Reliability Association of Korea, South Korea
Title: Reliability design of mechanical systems subject to repetitive stresses
Seong-Woo Woo has a BS and MS in Mechanical Engineering, and he has obtained PhD in Mechanical Engineering from Texas A&M University. He major in energy system such as HVAC and its heat transfer, optimal design and control of refrigerator, reliability design of thermal components, and failure Analysis of thermal components in marketplace using the non-destructive such as SEM & X-ray. He worked in Agency for Defense Development, Chinhae, South Korea, where he was Researcher in Charge of Development of Naval Weapon System. Now he is working as a Senior Reliability Engineer in Side-by-Side Refrigerator Division, Digital Appliance, Samsung Electronics, and focus on enhancing the life of refrigerator as using the accelerating life testing. He also has experience about side-by-side refrigerator design for best buy, Lowe’s, cabinet-depth refrigerator design for general electrics.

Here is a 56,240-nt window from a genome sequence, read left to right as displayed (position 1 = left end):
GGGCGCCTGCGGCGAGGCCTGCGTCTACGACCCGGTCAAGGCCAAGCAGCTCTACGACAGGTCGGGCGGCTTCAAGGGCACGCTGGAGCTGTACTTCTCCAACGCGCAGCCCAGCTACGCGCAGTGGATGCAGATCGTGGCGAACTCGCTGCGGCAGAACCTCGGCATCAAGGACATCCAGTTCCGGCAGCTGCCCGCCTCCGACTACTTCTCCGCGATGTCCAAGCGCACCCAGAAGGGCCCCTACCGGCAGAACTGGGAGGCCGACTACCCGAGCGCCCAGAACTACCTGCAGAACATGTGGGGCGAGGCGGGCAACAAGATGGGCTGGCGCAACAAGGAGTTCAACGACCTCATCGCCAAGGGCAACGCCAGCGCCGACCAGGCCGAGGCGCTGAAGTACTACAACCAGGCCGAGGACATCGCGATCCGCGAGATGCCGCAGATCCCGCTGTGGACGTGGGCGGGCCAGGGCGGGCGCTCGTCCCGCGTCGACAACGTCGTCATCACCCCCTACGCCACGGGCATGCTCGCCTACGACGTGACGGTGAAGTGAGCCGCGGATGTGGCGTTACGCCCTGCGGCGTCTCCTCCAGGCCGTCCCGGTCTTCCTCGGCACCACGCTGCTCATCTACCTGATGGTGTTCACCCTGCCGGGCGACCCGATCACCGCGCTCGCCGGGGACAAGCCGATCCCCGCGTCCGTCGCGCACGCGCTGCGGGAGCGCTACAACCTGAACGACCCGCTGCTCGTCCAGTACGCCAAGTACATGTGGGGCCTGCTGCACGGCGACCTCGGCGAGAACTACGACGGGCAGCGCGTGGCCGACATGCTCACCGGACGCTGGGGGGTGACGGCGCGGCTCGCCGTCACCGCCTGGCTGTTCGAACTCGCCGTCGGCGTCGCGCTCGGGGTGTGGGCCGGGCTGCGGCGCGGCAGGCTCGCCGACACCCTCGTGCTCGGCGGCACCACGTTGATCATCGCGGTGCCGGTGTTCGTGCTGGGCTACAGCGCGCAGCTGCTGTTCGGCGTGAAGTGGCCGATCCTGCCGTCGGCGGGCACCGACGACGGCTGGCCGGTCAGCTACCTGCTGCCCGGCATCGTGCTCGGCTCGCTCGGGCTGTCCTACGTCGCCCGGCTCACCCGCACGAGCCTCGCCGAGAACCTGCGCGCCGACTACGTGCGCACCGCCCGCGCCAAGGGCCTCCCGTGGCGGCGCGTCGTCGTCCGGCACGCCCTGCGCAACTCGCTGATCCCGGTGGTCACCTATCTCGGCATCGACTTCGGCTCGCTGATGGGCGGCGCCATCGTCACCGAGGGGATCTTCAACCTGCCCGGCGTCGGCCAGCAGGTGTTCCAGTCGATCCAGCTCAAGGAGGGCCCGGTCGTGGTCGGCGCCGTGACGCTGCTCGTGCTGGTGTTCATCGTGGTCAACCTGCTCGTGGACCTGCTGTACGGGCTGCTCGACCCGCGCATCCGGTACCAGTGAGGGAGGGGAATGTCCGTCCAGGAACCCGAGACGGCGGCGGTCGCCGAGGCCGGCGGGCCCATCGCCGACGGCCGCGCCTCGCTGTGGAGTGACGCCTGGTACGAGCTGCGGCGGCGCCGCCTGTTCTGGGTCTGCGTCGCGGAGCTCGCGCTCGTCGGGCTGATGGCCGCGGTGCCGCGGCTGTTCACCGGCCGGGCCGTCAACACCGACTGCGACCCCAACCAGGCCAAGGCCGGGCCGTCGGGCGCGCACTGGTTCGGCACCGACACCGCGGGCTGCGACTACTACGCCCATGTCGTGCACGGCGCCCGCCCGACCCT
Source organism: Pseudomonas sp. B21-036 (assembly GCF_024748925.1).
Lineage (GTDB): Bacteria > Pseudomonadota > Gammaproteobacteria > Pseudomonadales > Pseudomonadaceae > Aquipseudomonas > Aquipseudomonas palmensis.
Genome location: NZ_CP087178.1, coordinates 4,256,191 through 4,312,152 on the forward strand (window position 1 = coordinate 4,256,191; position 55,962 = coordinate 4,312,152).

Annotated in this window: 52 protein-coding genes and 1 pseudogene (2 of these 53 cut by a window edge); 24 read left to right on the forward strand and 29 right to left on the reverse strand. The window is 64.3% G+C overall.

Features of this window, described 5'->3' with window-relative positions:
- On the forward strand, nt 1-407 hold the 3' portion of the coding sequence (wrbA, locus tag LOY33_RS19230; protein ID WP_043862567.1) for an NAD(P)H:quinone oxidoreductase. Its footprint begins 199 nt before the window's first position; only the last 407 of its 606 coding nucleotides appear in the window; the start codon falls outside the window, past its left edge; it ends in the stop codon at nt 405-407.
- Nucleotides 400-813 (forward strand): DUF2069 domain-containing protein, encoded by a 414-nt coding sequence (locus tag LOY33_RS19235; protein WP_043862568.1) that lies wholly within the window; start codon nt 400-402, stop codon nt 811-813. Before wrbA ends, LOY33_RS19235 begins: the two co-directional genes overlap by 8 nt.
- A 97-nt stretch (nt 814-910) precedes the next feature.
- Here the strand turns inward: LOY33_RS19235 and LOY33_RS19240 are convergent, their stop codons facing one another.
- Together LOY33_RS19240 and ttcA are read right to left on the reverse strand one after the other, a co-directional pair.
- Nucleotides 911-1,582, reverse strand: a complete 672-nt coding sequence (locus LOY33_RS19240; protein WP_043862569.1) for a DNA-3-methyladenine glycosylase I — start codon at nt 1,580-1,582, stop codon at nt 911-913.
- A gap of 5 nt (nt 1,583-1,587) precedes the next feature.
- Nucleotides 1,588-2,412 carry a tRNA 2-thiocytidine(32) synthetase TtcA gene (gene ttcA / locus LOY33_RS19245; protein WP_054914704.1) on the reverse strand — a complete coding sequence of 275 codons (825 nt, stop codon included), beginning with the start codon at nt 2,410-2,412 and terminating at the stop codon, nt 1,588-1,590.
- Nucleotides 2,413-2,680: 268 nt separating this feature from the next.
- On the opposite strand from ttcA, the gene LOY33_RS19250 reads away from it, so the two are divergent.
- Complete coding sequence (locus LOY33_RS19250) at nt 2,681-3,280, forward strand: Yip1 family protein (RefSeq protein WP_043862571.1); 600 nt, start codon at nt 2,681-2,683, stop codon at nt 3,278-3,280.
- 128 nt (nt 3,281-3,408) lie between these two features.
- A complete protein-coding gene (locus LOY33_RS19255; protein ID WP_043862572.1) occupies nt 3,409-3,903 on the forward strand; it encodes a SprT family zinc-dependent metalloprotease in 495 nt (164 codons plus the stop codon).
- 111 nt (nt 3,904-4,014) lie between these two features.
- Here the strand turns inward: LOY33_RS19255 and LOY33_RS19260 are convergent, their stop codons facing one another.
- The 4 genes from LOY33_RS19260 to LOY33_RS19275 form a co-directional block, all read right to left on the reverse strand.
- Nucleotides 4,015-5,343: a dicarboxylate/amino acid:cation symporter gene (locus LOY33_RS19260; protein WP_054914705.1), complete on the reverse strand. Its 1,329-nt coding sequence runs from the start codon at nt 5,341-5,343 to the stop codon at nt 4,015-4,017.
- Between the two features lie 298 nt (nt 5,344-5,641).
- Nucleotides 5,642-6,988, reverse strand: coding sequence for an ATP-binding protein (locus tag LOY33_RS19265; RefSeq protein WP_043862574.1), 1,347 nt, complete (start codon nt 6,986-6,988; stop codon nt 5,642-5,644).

The basic reliability concepts - parametric ALT plan, failure mechanism and design, acceleration factor, and sample size equation were used in the development of a parametric accelerated life testing method to assess the reliability quantitative test specifications (RQ) of mechanical systems subjected to repetitive stresses. To calculate the acceler►ation factor of the mechanical system, a generalized life-stress failure model with a new effort concept was derived and recommended. The new sample size equation with the acceleration factor also enabled the parametric ALT to quickly evaluate the expected lifetime. This new parametric ALT should help an engineer uncover the design parameters affecting reliability during the design process of the mechanical system. Consequently, it should help companies improve product reliability and avoid recalls due to the product failures in the field. As the improper design parameters in the design phase are experimentally identified by this new reliability design method and recent patents are addressed, the mechanical system should improve in reliability as measured by the increase in lifetime, LB, and the reduction in failure rate, l.